If you use iWork on your Mac then it is probably a natural fit for you to purchase the iWork apps, but if Excel and PowerPoint export are important then you will want to look at one of the other applications available for the iPad.
DataViz's Documents To Go is up next »
After testing out the iWork suite and then Documents To Go, DTG became my favorite for the cloud file support, Word, Excel, and PowerPoint import and export support, and familiar user interface. You will see that Documents To Go is not near as flashy as the iWork suite and there is lots of work that can be done to improve the user interface on the iPad. DataViz brought their DTG version to the iPad as a larger iPhone version without much additional work on iPad/tablet interface elements. However, it is the most powerful in terms of connectivity, functionality, and Office document support.
Documents To Go version 3.3 starts up in the file browser page showing you folders for your local files (transferred to the iPad via iTunes or email attachments), desktop files (way to browse your desktop via the desktop application), and cloud files. Documents To Go supports Google Docs, Box.net, Dropbox, iDisk, and SugarSync online storage services and you can even add multiple accounts for each of these. New file formats can either be in MS Office 97-2004/XP or MS Office 2007-2008 formats. Your recent files appear on the lower half of the file browser display. In the upper left corner you will find an icon to access settings and add desktops and cloud accounts. In the upper right you will find an icon that lets you create a new Word, Excel, or PowerPoint document or an email with attachments.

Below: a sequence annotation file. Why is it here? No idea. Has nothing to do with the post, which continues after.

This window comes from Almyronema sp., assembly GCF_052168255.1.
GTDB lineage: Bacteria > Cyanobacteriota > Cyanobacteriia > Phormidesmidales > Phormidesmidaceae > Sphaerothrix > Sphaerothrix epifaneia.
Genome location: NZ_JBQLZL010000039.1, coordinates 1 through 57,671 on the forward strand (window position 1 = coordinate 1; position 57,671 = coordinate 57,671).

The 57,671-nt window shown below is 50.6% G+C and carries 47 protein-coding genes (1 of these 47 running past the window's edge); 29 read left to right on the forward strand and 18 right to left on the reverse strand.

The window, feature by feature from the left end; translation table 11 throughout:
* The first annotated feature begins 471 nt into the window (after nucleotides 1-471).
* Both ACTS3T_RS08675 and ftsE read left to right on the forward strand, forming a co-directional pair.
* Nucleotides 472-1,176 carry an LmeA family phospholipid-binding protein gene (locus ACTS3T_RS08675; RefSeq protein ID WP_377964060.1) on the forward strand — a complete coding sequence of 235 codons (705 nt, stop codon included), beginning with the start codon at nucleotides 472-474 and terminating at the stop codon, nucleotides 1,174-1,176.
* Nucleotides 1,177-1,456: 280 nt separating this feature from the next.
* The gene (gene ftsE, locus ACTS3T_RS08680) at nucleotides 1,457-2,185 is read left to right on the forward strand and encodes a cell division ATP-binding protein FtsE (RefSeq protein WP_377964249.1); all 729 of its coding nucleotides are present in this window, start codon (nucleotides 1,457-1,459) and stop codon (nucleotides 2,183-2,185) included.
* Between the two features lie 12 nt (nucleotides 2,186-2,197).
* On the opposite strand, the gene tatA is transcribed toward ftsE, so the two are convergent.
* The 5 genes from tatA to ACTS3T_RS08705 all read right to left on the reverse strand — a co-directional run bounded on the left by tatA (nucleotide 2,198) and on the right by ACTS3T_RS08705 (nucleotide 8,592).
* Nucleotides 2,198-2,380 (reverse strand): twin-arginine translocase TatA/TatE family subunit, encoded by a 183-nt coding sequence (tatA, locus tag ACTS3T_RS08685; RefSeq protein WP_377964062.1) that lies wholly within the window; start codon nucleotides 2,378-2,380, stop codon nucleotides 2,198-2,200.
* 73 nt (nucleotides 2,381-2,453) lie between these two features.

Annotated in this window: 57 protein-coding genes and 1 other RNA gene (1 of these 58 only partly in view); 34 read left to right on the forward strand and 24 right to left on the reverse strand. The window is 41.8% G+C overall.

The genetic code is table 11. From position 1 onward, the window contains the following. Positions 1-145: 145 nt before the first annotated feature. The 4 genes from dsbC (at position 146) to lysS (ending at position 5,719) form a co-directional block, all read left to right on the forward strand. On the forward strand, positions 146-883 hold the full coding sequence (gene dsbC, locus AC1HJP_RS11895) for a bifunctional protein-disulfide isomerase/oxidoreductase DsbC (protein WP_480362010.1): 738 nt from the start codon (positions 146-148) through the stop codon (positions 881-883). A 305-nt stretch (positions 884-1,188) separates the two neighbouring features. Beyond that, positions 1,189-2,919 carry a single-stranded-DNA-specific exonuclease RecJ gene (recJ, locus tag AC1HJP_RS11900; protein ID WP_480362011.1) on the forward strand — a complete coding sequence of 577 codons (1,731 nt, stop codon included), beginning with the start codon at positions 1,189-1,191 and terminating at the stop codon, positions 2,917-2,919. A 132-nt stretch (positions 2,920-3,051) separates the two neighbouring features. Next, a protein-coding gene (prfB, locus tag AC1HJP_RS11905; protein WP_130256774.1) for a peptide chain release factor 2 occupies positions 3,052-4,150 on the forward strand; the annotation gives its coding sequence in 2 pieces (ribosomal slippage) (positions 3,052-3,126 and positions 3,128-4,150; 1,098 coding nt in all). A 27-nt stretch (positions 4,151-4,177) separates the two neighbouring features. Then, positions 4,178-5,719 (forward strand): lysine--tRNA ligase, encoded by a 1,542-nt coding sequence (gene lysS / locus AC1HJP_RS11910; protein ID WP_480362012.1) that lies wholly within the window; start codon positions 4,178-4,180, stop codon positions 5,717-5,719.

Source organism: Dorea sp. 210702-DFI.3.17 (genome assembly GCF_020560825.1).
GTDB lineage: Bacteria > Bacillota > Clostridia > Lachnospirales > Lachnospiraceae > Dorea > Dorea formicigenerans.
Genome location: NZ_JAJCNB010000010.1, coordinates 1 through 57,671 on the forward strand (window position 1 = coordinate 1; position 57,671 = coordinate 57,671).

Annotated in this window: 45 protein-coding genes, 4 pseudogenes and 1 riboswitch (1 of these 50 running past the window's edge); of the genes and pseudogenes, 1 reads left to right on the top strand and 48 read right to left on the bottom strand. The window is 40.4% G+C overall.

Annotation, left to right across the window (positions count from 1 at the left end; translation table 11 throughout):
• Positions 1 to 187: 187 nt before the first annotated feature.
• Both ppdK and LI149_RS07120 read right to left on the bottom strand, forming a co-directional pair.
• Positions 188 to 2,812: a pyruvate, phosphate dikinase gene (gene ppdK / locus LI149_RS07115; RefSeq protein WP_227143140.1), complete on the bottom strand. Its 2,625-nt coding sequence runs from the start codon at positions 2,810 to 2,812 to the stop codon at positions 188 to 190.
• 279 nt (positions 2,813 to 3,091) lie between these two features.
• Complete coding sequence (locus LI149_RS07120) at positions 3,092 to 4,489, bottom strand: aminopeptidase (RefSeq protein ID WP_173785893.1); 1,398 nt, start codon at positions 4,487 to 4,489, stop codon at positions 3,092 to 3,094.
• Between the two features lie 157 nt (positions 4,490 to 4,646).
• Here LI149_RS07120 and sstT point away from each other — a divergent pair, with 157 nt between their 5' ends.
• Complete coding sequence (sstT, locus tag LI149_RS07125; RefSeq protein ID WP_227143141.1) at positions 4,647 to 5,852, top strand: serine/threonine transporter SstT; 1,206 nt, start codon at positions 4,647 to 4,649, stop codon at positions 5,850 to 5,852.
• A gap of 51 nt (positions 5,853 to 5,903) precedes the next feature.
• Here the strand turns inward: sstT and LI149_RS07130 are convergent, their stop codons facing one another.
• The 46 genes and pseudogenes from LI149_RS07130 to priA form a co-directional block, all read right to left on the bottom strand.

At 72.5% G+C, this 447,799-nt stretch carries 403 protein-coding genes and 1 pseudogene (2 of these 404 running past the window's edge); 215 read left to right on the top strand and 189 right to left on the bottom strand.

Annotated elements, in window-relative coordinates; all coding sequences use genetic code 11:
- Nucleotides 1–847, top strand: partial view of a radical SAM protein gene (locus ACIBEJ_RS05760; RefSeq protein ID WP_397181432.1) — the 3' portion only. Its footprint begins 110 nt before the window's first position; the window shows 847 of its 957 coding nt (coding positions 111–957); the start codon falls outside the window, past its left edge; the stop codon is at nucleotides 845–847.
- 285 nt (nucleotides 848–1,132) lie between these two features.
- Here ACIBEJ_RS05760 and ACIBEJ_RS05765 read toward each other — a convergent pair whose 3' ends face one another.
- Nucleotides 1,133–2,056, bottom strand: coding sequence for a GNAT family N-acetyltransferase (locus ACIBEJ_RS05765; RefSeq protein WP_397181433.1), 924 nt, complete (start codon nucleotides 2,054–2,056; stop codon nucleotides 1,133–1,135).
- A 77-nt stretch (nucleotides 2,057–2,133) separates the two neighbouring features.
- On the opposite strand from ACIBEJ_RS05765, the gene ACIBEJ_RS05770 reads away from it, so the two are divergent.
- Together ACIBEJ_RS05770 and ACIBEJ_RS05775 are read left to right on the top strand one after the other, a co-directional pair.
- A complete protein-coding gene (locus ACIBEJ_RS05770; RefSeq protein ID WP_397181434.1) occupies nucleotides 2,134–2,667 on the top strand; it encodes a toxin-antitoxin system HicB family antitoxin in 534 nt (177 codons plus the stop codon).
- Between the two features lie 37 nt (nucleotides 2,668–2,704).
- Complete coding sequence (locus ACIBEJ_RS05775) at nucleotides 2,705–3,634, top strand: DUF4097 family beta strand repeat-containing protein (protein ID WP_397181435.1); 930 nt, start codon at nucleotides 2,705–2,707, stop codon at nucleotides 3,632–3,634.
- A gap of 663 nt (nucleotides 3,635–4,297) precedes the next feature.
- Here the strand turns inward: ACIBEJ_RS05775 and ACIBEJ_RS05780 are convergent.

When you launch the word processing module you will see a full row of icons along the bottom that are in white on a black background and actually look a bit old school. Tapping some of these icons pops up a subset of icons (for example the paragraph icon pops up 5 icons for justification options) and tapping these makes the action occur. There are icons for save, email, text formatting, paragraph alignment, bullets & numbering, indent and tabs, find, jump to top, middle, bottom, undo and redo, word count, document info, and full screen toggle. The icons are pretty self-explanatory, but I would like to have seen slightly larger icons with some color added. The traditional iOS tap and hold zoom functionality is supported, as well as the iPad keyboard.
The spreadsheet module has the same bottom row of icon design with slightly smaller icons and different functions that are made for spreadsheet functions. These include icons for common number formats, locking cells or spreadsheets, inserting rows and columns, and removing rows or columns. The functionality is great, but the user interface could be slightly improved. Double tapping a cell lets you get into the cell details where you can tap the fx icon to see all the available functions and enter them into the cell. You can also double tap and hold to select multiple cells. Chart creation is not supported in DTG.
Working with presentations is about the same as the other modules with a line of icons along the bottom, but these are quite different than in the word processing and spreadsheet modules. The icons represent the following functions; jump to page, change slide views, rotate left and right, save, document info, email the presentation, and full screen toggle. There is a slide sorter view as well. When you choose to create a new presentation you have three template options; casual, corporate, and simple. Creation is pretty basic and not something I would ever really do on my iPad, but at least the capability is present.
Is Office2 HD any good for $7.99? »
When you launch Office2 HD you will see the file explorer page with any files on your device in the left column and document that you tap on appearing on 2/3 of the right side. You can tap the double arrows on the top area to close the file explorer column. Along the bottom left are five icons to manage settings and files. The first gear icon is used to access the settings that include file sharing toggle, sleep toggle, viewing options, and regional options. There are then icons for creating new folders, moving or copying files, deleting files, and viewing the help file. Office2 HD supports accessing files from MobileMe, Google Docs, Dropbox, myDisk, iCloud, Box.net, and other WebDAV clients.